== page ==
Example:

subscription {
  newPerson {
    name
    age
    id
  }
}

When a new Person is created, the server will send information to the client. The presence of subscription queries in schemas is less common than query and mutation.
It is worth noting that all the possibilities for query, mutation and subscription are created and configured by the developer of a specific API.

Optional

In practice, developers often use alias and OperationName in queries for clarity.

Alias

GraphQL for queries provides the possibility of alias, which can facilitate the understanding of what exactly the client requests.
Suppose we have a query of the form:

{
  Person (id: 123) {
    age
  }
}

which will display the username with id 123. Let the name of this user be Vasya. In order not to wrestle with the next time, which will lead this request, you can do this:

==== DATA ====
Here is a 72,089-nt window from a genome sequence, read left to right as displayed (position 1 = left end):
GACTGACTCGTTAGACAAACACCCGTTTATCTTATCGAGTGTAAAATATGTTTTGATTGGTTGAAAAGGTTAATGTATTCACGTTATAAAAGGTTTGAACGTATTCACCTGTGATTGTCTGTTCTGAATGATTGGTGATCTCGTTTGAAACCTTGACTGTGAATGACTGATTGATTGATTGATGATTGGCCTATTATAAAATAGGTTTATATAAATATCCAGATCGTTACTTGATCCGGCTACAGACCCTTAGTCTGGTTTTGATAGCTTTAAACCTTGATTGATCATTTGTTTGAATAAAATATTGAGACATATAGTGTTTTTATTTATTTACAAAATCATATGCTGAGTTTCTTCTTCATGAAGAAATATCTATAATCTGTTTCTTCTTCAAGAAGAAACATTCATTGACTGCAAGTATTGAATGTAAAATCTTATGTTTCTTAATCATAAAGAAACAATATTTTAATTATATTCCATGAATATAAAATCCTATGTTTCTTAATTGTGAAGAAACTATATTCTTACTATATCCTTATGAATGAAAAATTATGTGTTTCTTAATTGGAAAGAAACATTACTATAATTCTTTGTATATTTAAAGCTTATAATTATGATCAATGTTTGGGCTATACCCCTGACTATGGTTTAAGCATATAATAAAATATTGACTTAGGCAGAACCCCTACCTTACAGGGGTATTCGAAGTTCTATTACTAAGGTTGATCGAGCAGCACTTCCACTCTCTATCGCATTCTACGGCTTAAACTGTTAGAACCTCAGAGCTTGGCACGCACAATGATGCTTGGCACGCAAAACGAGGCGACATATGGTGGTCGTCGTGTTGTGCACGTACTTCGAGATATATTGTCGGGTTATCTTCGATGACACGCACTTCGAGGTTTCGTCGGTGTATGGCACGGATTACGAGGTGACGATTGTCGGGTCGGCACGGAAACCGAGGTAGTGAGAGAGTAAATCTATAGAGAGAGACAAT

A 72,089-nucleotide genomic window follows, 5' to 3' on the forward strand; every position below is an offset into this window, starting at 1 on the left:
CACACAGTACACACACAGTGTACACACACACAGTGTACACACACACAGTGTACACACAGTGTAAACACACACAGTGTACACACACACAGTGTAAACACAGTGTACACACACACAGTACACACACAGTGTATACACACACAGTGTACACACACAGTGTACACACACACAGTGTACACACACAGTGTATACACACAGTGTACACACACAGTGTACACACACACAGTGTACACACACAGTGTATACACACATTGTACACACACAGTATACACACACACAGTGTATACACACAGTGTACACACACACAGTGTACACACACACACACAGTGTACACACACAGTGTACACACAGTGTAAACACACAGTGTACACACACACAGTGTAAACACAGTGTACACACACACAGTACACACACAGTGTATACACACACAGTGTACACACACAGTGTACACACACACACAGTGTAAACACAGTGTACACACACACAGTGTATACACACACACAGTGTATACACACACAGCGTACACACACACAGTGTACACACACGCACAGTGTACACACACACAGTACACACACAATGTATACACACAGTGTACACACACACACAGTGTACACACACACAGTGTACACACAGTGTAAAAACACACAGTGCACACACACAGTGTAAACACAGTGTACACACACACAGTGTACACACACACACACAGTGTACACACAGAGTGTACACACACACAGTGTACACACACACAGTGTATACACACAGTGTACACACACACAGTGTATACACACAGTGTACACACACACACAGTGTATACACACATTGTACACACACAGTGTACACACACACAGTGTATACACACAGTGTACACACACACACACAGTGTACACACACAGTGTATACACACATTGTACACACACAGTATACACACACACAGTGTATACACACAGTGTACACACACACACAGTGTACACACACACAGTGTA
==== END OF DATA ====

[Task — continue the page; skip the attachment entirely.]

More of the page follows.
{
  Vasya: Person (id: 123) {
    age
  }
}

OperationName

In addition to alias, GraphN uses OperationName:

query gettingAllPersons {
  allPersons {
    name
    age
  }
}

OperationName is needed to clarify what the query is doing.

Pentest

After we have dealt with the basics, go directly to Pentest. How to understand that the application uses GraphQL? Here is an example query in which there is a GraphQL query:

POST / simple / v1 / cjp70ml3o9tpa0184rtqs8tmu / HTTP / 1.1
Host: api.graph.cool
User-Agent: Mozilla / 5.0 (X11; Ubuntu; Linux x86_64; rv: 65.0) Gecko / 20100101 Firefox / 65.0
Accept: * / *
Accept-Language: ru-RU, ru; q = 0.8, en-US; q = 0.5, en; q = 0.3
Accept-Encoding: gzip, deflate
Referer: https://api.graph.cool/simple/v1/cjp70ml3o9tpa0184rtqs8tmu/
content-type: application / json
Origin: https://api.graph.cool
Content-Length: 139
Connection: close

{"operationName": null, "variables": {}, "query": "{ n __schema { n mutationType { n fields { n name  n}  n}  n}  n}  n" }